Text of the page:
Calen Lucas and I had lunch with Chris Hillman once. “The Byrds guy, right?” he says. Exactly. We’d both been invited to a private luncheon with Hillman and his wife that preceded the Rock and Roll Hall of Famer’s appearance at Point Loma Nazarene University’s writers’ conference last year. Lucas had taken the opportunity on that day to slip me a copy of his own EP. He was a student there, and he was just starting a band, he’d said. He called it Family Wagon. Lucas calls from Huntington Beach, but a Kansas area code shows up on my cell. “I grew up on a farm there. 7000 acres of wheat and corn,” he says. “I’m still on the family phone plan.” Will he ever go back to farming? “Hopefully not.”
Family Wagon is logging some road time. They’re headed, he says, for shows in San Francisco. I wonder if the farming lifestyle has informed Family Wagon’s music in any way. Lucas is not entirely sure. “There’s a vintage feel,” he says, “but without some of the redundancy. It’s pretty simple, but not exactly three-chord rock.” What do I hear? Family Wagon’s family tree has Bad Company and Free and Mountain in it — with Randy Newman as producer.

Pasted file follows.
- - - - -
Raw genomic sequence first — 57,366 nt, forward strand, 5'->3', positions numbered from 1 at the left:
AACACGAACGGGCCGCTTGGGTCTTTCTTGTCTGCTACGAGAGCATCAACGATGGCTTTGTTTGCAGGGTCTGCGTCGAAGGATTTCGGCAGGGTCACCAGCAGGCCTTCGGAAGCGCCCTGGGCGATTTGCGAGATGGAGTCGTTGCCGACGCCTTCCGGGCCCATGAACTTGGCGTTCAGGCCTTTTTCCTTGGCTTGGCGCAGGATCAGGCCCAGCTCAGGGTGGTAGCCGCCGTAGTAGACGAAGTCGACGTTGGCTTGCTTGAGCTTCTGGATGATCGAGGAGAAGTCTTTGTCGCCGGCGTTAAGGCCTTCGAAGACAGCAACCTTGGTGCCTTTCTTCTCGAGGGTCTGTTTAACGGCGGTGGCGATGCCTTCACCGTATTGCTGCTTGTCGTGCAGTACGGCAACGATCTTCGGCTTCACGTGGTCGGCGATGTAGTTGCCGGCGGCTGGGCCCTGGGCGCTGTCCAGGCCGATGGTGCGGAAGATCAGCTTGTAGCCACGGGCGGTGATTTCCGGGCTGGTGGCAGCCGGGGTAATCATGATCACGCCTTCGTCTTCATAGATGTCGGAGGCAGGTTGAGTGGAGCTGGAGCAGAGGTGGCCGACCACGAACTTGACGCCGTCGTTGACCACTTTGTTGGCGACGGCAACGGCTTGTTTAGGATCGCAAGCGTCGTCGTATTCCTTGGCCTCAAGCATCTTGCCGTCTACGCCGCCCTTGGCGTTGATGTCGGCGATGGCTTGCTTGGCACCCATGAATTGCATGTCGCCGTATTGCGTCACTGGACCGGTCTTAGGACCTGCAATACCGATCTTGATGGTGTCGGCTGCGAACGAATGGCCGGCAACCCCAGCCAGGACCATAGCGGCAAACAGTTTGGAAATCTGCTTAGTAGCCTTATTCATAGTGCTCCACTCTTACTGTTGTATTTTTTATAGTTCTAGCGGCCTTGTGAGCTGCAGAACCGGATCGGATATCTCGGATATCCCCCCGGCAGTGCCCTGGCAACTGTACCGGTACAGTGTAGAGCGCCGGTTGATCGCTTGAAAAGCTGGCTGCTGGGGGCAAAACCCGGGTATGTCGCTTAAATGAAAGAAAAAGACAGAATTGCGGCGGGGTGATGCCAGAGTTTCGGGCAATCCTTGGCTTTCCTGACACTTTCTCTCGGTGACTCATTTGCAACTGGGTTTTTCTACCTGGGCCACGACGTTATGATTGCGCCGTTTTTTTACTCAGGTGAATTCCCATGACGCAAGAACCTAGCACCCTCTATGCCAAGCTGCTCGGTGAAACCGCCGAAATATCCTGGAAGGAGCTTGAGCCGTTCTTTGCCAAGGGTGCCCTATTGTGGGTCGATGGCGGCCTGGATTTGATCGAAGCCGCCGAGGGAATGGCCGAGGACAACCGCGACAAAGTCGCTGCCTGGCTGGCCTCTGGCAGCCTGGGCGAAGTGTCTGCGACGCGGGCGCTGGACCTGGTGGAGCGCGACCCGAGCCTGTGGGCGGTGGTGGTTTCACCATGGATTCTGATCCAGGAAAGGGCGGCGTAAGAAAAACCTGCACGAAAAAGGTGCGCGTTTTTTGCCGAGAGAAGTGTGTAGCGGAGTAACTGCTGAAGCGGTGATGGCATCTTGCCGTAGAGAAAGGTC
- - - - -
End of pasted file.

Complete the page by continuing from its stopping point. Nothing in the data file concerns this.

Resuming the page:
Point Loma is a long way from Kansas. “I grew up in the Nazarene church, so it was predisposed that I would go to one of those schools. I got recruited by Point Loma to run track. Once I saw the ocean, there was no turning back.” This spring, Family Wagon crashed SXSW and played before the assemblage of music-industry types that mass-migrate annually to Austin, but they left with no record deal, says Lucas. They’ll go back next year. “Until someone tells us flat out, ‘No, you’ll not be a rock star,’ we’re gonna keep at it.”
Conveyor and Bangladesh also perform.
Family Wagon: Soda Bar, Sunday, July 22, 619-255-7224, 8:30 p.m., $5.